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World Humanitarian Day 2016 - One Humanity
by United Nations News, OCHA, Reliefweb, agencies
1:49pm 18th Aug, 2016
World Humanitarian Day: UN urges Solidarity with 130 Million People facing ‘Impossible Choices, by Stephen O’Brien.
Two days ago, Rose Lokonyen made history by competing in the 800m heats at the Rio Olympics. Unlike other athletes, she didn’t run under her home country’s flag. 14 years after she made the impossible choice to flee her home and became a refugee in Kenya, she competed under the Olympic flag, as part of the first-ever team of refugee Olympians.
Rose’s Olympic story is unique - but her story of fear and flight is not. Two weeks ago, I visited her home country of South Sudan. I travelled to Wau and Aweil, where thousands of people have congregated, seeking protection from violence or relief from unrelenting hunger. The situation there was much worse than when I last visited in 2015 - more than 2.5 million people have fled in terror of brutal killings and violent rapes and hunger is rife.
In Juba, I spoke to Nyadhial (name changed) who, like many others, had fled there seeking safety for her family. But when she arrived, she found that there was no food. To leave the site was to risk being raped or killed by gangs of armed men; to stay was to risk starvation. Nyadhial chose to feed her children. I admire her extraordinary courage - but I am outraged that she had to make that choice in the first place.
In Aleppo, Syria, nearly two million people across the city are suffering. Fighting is raging around the city, electricity is out, water is scarce, and movement is restricted. Some 275,000 people in the east of the city, who have lived through almost daily attacks that have devastated their neighbourhoods, have now been cut off from vital supplies, including food, for more than a month. These are women, men and children who are confronted with the impossible choice of leaving their homes and risking their lives to find safety, or staying to face indiscriminate attacks, starvation and disease.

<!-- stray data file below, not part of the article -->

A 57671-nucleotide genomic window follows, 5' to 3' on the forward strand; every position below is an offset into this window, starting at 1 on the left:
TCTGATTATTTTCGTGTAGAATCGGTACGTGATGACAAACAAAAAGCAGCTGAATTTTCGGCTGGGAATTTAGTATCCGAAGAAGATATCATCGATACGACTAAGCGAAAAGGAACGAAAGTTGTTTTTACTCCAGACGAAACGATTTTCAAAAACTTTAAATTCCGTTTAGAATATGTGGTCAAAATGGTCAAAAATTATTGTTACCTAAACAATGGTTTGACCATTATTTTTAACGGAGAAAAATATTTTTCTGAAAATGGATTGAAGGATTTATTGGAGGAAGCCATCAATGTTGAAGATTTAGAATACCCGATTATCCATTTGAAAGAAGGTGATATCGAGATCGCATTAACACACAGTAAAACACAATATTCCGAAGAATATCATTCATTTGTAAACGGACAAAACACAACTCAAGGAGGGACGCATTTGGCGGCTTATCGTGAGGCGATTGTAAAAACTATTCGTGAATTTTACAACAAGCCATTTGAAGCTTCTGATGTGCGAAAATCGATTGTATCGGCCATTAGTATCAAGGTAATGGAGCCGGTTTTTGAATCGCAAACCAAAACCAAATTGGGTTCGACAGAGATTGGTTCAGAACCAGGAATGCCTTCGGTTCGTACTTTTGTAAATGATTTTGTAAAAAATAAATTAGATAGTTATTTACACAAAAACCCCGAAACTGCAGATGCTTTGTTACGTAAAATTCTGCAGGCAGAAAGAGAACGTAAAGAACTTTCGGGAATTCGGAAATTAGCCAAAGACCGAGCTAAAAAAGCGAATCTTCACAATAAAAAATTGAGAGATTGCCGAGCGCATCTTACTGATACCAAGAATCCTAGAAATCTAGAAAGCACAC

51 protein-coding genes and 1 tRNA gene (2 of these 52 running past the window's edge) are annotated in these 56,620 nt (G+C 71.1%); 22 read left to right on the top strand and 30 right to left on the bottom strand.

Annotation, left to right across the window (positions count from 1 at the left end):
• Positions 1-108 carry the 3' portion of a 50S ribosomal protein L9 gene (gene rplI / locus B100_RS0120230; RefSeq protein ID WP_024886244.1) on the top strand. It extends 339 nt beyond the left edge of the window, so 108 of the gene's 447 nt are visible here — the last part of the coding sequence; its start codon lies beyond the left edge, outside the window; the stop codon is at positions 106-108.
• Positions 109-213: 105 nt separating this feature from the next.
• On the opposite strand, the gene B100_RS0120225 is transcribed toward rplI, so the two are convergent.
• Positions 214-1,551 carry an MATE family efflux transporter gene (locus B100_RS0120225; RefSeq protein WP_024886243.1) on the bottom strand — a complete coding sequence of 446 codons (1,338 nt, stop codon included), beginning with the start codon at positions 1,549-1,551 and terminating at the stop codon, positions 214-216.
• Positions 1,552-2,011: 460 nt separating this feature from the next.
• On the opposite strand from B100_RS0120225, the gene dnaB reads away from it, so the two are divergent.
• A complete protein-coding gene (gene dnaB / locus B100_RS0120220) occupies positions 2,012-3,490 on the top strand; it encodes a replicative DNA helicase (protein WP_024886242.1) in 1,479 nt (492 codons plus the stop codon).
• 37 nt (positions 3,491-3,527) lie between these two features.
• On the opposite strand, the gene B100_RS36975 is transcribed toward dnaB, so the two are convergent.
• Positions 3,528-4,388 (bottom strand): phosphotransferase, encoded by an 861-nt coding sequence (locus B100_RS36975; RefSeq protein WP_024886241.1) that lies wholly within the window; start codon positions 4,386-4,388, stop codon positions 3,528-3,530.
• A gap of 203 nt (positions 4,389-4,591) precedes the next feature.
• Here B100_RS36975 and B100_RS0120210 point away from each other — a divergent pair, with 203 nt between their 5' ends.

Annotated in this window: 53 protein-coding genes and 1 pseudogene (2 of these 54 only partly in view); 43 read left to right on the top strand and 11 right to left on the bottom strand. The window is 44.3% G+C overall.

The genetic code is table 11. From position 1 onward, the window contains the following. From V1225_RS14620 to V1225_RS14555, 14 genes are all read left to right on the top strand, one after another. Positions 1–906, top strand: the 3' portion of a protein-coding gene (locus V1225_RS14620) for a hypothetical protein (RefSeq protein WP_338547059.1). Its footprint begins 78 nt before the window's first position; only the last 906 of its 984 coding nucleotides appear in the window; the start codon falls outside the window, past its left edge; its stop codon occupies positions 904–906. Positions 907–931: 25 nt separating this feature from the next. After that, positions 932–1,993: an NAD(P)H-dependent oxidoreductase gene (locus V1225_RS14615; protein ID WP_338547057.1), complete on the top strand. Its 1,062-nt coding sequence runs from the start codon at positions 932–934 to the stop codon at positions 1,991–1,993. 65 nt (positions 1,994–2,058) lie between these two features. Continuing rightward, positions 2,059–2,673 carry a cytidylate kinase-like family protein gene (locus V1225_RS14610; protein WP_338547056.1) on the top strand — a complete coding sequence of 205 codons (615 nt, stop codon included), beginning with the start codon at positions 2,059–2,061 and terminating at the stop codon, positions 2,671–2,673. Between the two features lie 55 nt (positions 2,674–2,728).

Humanitarians working there also face impossible choices. Doctors facing shortages of supplies must decide which patients to treat, even as the hospitals they work in are being attacked. Rescue workers must decide which neighbourhoods to send ever-dwindling crews to after an airstrike or mortar attack destroys yet another home, school or hospital. It is staggering that after five years, such levels of human suffering continue. It is a stain on the moral conscience of the world.
The need is truly immense. The United Nations and our humanitarian partners have supplies ready to roll: food, hospital supplies, ambulances, fuel for generators. To move, however, we need the guns to fall silent. We have urged the parties to agree to 48-hour ceasefires to allow aid in and people out. We will take full advantage of an opportunity to deliver assistance to the most acutely vulnerable communities. However, ultimately the only stop to the suffering is a country-wide ceasefire.
South Sudan and Syria are just two of the unacceptable humanitarian tragedies that are taking place in more than 40 countries around the world. Yet, despite facing the highest levels of humanitarian need in more than 70 years, we are grappling with our biggest funding shortage. More than halfway through the year, the UN and our partners have received less than a third of the US$21.6 billion required to meet the most urgent humanitarian needs in 2016.